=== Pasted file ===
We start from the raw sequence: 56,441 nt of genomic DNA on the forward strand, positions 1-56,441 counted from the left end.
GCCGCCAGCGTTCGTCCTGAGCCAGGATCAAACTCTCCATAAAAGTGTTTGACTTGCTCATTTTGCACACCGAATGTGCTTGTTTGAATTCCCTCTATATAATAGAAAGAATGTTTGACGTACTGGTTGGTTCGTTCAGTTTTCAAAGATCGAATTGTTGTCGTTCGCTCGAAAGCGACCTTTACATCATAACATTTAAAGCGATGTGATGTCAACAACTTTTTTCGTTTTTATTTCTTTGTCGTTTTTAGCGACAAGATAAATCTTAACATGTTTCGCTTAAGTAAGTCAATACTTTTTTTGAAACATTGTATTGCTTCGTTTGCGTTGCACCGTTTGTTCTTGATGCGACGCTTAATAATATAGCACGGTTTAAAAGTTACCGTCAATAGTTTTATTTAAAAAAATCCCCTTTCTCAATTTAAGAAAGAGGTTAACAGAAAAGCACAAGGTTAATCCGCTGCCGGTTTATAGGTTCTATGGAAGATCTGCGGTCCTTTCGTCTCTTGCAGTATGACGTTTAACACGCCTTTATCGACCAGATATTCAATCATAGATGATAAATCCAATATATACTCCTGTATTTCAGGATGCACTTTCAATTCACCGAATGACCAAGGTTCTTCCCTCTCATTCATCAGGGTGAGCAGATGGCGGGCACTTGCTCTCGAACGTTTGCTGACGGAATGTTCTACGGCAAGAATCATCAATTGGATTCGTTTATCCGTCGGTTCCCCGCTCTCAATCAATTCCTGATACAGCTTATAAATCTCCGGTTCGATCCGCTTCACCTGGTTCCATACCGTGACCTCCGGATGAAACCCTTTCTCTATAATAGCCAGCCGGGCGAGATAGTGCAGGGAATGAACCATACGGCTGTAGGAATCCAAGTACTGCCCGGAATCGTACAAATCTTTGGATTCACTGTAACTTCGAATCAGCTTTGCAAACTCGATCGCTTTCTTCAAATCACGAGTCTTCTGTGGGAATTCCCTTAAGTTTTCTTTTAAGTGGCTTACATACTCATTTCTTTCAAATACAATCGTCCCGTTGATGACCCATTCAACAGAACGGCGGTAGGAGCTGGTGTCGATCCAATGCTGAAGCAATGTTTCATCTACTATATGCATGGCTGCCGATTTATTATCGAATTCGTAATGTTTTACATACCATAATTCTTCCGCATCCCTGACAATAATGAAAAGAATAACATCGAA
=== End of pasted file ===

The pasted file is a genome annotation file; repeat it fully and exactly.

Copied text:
We start from the raw sequence: 56,441 nt of genomic DNA on the forward strand, positions 1-56,441 counted from the left end.
GCCGCCAGCGTTCGTCCTGAGCCAGGATCAAACTCTCCATAAAAGTGTTTGACTTGCTCATTTTGCACACCGAATGTGCTTGTTTGAATTCCCTCTATATAATAGAAAGAATGTTTGACGTACTGGTTGGTTCGTTCAGTTTTCAAAGATCGAATTGTTGTCGTTCGCTCGAAAGCGACCTTTACATCATAACATTTAAAGCGATGTGATGTCAACAACTTTTTTCGTTTTTATTTCTTTGTCGTTTTTAGCGACAAGATAAATCTTAACATGTTTCGCTTAAGTAAGTCAATACTTTTTTTGAAACATTGTATTGCTTCGTTTGCGTTGCACCGTTTGTTCTTGATGCGACGCTTAATAATATAGCACGGTTTAAAAGTTACCGTCAATAGTTTTATTTAAAAAAATCCCCTTTCTCAATTTAAGAAAGAGGTTAACAGAAAAGCACAAGGTTAATCCGCTGCCGGTTTATAGGTTCTATGGAAGATCTGCGGTCCTTTCGTCTCTTGCAGTATGACGTTTAACACGCCTTTATCGACCAGATATTCAATCATAGATGATAAATCCAATATATACTCCTGTATTTCAGGATGCACTTTCAATTCACCGAATGACCAAGGTTCTTCCCTCTCATTCATCAGGGTGAGCAGATGGCGGGCACTTGCTCTCGAACGTTTGCTGACGGAATGTTCTACGGCAAGAATCATCAATTGGATTCGTTTATCCGTCGGTTCCCCGCTCTCAATCAATTCCTGATACAGCTTATAAATCTCCGGTTCGATCCGCTTCACCTGGTTCCATACCGTGACCTCCGGATGAAACCCTTTCTCTATAATAGCCAGCCGGGCGAGATAGTGCAGGGAATGAACCATACGGCTGTAGGAATCCAAGTACTGCCCGGAATCGTACAAATCTTTGGATTCACTGTAACTTCGAATCAGCTTTGCAAACTCGATCGCTTTCTTCAAATCACGAGTCTTCTGTGGGAATTCCCTTAAGTTTTCTTTTAAGTGGCTTACATACTCATTTCTTTCAAATACAATCGTCCCGTTGATGACCCATTCAACAGAACGGCGGTAGGAGCTGGTGTCGATCCAATGCTGAAGCAATGTTTCATCTACTATATGCATGGCTGCCGATTTATTATCGAATTCGTAATGTTTTACATACCATAATTCTTCCGCATCCCTGACAATAATGAAAAGAATAACATCGAA